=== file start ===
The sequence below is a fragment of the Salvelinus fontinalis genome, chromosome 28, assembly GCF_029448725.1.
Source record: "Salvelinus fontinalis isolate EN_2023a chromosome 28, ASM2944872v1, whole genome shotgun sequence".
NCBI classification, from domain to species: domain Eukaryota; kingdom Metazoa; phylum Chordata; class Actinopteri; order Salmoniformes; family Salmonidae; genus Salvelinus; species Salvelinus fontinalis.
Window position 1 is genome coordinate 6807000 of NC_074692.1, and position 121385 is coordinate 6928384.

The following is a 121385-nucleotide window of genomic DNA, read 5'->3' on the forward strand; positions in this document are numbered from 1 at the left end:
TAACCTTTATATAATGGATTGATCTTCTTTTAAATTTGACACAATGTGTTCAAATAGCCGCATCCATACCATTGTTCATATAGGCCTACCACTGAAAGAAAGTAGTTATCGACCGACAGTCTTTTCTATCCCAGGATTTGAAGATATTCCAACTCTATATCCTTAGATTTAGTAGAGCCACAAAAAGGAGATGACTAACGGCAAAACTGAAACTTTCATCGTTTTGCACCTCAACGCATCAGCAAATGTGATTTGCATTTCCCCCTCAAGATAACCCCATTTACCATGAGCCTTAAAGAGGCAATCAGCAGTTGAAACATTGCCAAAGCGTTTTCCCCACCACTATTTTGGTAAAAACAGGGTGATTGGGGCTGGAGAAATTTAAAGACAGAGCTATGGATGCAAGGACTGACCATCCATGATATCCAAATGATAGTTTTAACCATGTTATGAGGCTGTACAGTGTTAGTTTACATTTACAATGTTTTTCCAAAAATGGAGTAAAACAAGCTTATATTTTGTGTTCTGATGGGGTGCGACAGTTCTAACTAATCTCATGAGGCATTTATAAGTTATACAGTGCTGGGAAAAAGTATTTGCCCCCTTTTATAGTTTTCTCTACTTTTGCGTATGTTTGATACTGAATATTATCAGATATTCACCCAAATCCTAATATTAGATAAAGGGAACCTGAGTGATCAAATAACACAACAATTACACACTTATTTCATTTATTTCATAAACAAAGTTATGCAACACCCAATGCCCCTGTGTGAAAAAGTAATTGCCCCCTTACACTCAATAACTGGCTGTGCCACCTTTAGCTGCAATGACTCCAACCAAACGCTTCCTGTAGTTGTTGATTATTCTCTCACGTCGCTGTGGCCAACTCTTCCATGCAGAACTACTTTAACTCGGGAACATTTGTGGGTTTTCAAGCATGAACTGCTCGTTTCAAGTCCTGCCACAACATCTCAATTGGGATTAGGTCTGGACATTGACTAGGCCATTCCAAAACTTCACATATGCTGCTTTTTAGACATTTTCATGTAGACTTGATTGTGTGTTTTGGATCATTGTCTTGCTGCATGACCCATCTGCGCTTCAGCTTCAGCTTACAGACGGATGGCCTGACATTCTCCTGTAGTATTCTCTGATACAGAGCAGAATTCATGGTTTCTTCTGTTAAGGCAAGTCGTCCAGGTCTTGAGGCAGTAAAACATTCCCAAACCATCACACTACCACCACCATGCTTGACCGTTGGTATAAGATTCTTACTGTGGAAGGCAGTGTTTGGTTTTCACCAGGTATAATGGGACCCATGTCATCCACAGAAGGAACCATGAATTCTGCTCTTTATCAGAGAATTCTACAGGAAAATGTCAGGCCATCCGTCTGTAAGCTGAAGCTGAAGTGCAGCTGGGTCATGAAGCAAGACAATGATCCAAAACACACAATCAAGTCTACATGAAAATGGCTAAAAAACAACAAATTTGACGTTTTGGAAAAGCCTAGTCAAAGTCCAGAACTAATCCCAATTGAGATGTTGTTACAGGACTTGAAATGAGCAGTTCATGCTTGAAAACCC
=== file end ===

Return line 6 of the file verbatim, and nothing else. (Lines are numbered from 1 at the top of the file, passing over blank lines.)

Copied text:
TAACCTTTATATAATGGATTGATCTTCTTTTAAATTTGACACAATGTGTTCAAATAGCCGCATCCATACCATTGTTCATATAGGCCTACCACTGAAAGAAAGTAGTTATCGACCGACAGTCTTTTCTATCCCAGGATTTGAAGATATTCCAACTCTATATCCTTAGATTTAGTAGAGCCACAAAAAGGAGATGACTAACGGCAAAACTGAAACTTTCATCGTTTTGCACCTCAACGCATCAGCAAATGTGATTTGCATTTCCCCCTCAAGATAACCCCATTTACCATGAGCCTTAAAGAGGCAATCAGCAGTTGAAACATTGCCAAAGCGTTTTCCCCACCACTATTTTGGTAAAAACAGGGTGATTGGGGCTGGAGAAATTTAAAGACAGAGCTATGGATGCAAGGACTGACCATCCATGATATCCAAATGATAGTTTTAACCATGTTATGAGGCTGTACAGTGTTAGTTTACATTTACAATGTTTTTCCAAAAATGGAGTAAAACAAGCTTATATTTTGTGTTCTGATGGGGTGCGACAGTTCTAACTAATCTCATGAGGCATTTATAAGTTATACAGTGCTGGGAAAAAGTATTTGCCCCCTTTTATAGTTTTCTCTACTTTTGCGTATGTTTGATACTGAATATTATCAGATATTCACCCAAATCCTAATATTAGATAAAGGGAACCTGAGTGATCAAATAACACAACAATTACACACTTATTTCATTTATTTCATAAACAAAGTTATGCAACACCCAATGCCCCTGTGTGAAAAAGTAATTGCCCCCTTACACTCAATAACTGGCTGTGCCACCTTTAGCTGCAATGACTCCAACCAAACGCTTCCTGTAGTTGTTGATTATTCTCTCACGTCGCTGTGGCCAACTCTTCCATGCAGAACTACTTTAACTCGGGAACATTTGTGGGTTTTCAAGCATGAACTGCTCGTTTCAAGTCCTGCCACAACATCTCAATTGGGATTAGGTCTGGACATTGACTAGGCCATTCCAAAACTTCACATATGCTGCTTTTTAGACATTTTCATGTAGACTTGATTGTGTGTTTTGGATCATTGTCTTGCTGCATGACCCATCTGCGCTTCAGCTTCAGCTTACAGACGGATGGCCTGACATTCTCCTGTAGTATTCTCTGATACAGAGCAGAATTCATGGTTTCTTCTGTTAAGGCAAGTCGTCCAGGTCTTGAGGCAGTAAAACATTCCCAAACCATCACACTACCACCACCATGCTTGACCGTTGGTATAAGATTCTTACTGTGGAAGGCAGTGTTTGGTTTTCACCAGGTATAATGGGACCCATGTCATCCACAGAAGGAACCATGAATTCTGCTCTTTATCAGAGAATTCTACAGGAAAATGTCAGGCCATCCGTCTGTAAGCTGAAGCTGAAGTGCAGCTGGGTCATGAAGCAAGACAATGATCCAAAACACACAATCAAGTCTACATGAAAATGGCTAAAAAACAACAAATTTGACGTTTTGGAAAAGCCTAGTCAAAGTCCAGAACTAATCCCAATTGAGATGTTGTTACAGGACTTGAAATGAGCAGTTCATGCTTGAAAACCC